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Sundance 2011: 'Tyrannosaur,' the festival's throwback animal

January 26, 2011 |  4:34 pm


For all the ways the Sundance Film Festival has developed a reputation for varied genres -- in recent years it's broken out quirky romantic comedies, low-budget thrillers and illuminating documentaries -- what it does most often, and probably best, is the hard-core drama. They're the movies people talk about most here, and the films that endure when the last interloper has left -- just look at the impact of "Winter's Bone" and "Precious" one and two years later.

It's hard to imagine "Tyrannosaur" having that sort of resonance outside the Utah bubble. But if you're looking for the quintessential dark indie drama, there may be no better example at this year's festival than the debut feature written and directed by Hollywood character actor Paddy Considine ("The Bourne Ultimatum," "In America").

The movie tells of Joseph (Peter Mullan) and Hannah (Olivia Colman), two people as far apart on the worldview spectrum as you can get. He's an older and embittered semi-alcoholic whose only life pursuit seems to be growling at people and getting into fights in his small Irish town. Hannah, meanwhile, is a do-gooder who works in a Christian charity thrift shop and believes in man's fundamental goodness. But they're both deeply lonely, and both have suffered a lot more than they like to talk about. As the film progresses, we watch as they collide and connect in surprising ways. (In a Hollywood movie this would all be spelled out; here, much is done through intimation and suggestion.)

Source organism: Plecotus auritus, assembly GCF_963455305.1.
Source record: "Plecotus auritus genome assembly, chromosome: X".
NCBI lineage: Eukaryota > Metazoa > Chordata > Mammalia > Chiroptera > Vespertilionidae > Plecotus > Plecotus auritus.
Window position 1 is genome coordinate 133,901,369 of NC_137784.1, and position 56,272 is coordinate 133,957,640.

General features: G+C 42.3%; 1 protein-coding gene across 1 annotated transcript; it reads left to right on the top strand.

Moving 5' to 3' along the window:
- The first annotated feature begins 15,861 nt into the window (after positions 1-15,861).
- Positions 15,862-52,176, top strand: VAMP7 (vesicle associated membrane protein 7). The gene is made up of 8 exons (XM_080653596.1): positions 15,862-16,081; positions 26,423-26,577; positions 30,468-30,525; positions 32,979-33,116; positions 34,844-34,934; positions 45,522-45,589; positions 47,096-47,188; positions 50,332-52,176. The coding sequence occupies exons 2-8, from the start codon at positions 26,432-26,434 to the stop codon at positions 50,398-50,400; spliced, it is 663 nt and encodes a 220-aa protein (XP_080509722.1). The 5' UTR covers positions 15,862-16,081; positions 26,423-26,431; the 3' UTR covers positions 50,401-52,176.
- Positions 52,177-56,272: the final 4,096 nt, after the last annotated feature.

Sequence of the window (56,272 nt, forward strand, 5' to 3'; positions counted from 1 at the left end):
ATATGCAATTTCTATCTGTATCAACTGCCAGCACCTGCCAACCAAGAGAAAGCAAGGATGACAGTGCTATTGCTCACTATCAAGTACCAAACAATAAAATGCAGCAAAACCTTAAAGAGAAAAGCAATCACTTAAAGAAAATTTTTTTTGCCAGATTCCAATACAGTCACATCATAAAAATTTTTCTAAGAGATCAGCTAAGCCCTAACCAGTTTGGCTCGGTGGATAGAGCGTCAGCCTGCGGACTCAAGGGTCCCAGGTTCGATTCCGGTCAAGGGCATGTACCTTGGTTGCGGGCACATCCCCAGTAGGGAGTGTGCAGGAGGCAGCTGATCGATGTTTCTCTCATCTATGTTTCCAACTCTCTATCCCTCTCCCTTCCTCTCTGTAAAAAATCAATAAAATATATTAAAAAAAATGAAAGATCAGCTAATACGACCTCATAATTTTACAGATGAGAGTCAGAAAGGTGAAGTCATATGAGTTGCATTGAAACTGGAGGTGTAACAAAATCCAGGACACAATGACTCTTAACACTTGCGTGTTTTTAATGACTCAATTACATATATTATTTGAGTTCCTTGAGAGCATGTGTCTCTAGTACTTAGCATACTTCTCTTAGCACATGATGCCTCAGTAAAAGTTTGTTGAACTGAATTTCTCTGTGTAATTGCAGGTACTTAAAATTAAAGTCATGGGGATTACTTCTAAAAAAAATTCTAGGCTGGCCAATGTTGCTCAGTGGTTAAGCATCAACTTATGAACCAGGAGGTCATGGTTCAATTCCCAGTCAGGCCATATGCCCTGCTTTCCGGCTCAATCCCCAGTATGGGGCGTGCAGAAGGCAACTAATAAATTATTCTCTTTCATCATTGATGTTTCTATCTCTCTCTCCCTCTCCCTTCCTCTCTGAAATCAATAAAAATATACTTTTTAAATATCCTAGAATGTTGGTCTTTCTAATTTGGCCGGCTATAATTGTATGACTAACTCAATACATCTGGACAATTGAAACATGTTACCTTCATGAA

When we caught up with Considine in Park City -- "They have a Wal-Mart in the mountains!" he began in a sarcastic, what-will-they-think-of-next voice -- he told us that his motivation for making the movie was more visceral than rational. "It was just something I felt inside me and had to get out."

In addition to its emotional component, his is also a movie of ideas, primarily in its skepticism about religion. (He shows, for instance, how useless Hannah's faith is in saving her from her various miseries.) Was he aiming to put forth an atheistic point-of-view?

“I wasn’t trying to make a statement,” the filmmaker said. “But I do think too many people are worried about an existential thought instead of the here and now. They’re thinking, ‘What do I do to get into heaven’ instead of asking, 'What can I do to make my life better with my fellow man?' That’s what I wanted to show in the movie.”

But if he wanted to show the fragility of human connections, Considine also realized that, as with "Precious" and "Winter's Bone," you need to give the audience a little bit of a hug at the end of the film. "I did want a little redemption, a little uplift."

But then he added, "Life is a series of episodes. It's about getting through them. Redemption doesn't always mean happily ever after. " It's optimism, Sundance style.

-- Steven Zeitchik in Park City, Utah


Photo: Peter Mullan in 'Tyrannosaur.' Credit: Sundance Film Festival